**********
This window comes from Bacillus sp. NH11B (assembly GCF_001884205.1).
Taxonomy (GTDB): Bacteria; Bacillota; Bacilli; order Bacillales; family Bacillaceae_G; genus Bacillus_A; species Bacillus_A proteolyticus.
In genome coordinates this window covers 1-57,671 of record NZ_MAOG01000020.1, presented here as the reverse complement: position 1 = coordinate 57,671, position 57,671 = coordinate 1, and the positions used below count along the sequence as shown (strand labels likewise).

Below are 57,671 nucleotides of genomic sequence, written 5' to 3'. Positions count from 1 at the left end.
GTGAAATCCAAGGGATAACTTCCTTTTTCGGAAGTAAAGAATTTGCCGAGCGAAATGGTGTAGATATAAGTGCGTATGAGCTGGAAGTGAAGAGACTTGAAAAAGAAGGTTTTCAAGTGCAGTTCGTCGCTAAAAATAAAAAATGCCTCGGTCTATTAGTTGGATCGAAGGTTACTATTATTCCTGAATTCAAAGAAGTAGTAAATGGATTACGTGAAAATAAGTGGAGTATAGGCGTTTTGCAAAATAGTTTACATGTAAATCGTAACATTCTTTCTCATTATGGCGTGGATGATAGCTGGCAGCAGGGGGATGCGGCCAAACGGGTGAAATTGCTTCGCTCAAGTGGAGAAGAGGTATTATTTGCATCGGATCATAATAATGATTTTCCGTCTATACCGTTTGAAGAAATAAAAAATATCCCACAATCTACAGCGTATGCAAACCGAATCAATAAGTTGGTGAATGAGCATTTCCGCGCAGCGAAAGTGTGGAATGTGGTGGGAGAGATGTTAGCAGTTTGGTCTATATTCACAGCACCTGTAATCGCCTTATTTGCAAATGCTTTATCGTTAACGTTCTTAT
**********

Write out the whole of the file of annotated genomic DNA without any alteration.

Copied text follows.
This window comes from Bacillus sp. NH11B (assembly GCF_001884205.1).
Taxonomy (GTDB): Bacteria; Bacillota; Bacilli; order Bacillales; family Bacillaceae_G; genus Bacillus_A; species Bacillus_A proteolyticus.
In genome coordinates this window covers 1-57,671 of record NZ_MAOG01000020.1, presented here as the reverse complement: position 1 = coordinate 57,671, position 57,671 = coordinate 1, and the positions used below count along the sequence as shown (strand labels likewise).

Below are 57,671 nucleotides of genomic sequence, written 5' to 3'. Positions count from 1 at the left end.
GTGAAATCCAAGGGATAACTTCCTTTTTCGGAAGTAAAGAATTTGCCGAGCGAAATGGTGTAGATATAAGTGCGTATGAGCTGGAAGTGAAGAGACTTGAAAAAGAAGGTTTTCAAGTGCAGTTCGTCGCTAAAAATAAAAAATGCCTCGGTCTATTAGTTGGATCGAAGGTTACTATTATTCCTGAATTCAAAGAAGTAGTAAATGGATTACGTGAAAATAAGTGGAGTATAGGCGTTTTGCAAAATAGTTTACATGTAAATCGTAACATTCTTTCTCATTATGGCGTGGATGATAGCTGGCAGCAGGGGGATGCGGCCAAACGGGTGAAATTGCTTCGCTCAAGTGGAGAAGAGGTATTATTTGCATCGGATCATAATAATGATTTTCCGTCTATACCGTTTGAAGAAATAAAAAATATCCCACAATCTACAGCGTATGCAAACCGAATCAATAAGTTGGTGAATGAGCATTTCCGCGCAGCGAAAGTGTGGAATGTGGTGGGAGAGATGTTAGCAGTTTGGTCTATATTCACAGCACCTGTAATCGCCTTATTTGCAAATGCTTTATCGTTAACGTTCTTAT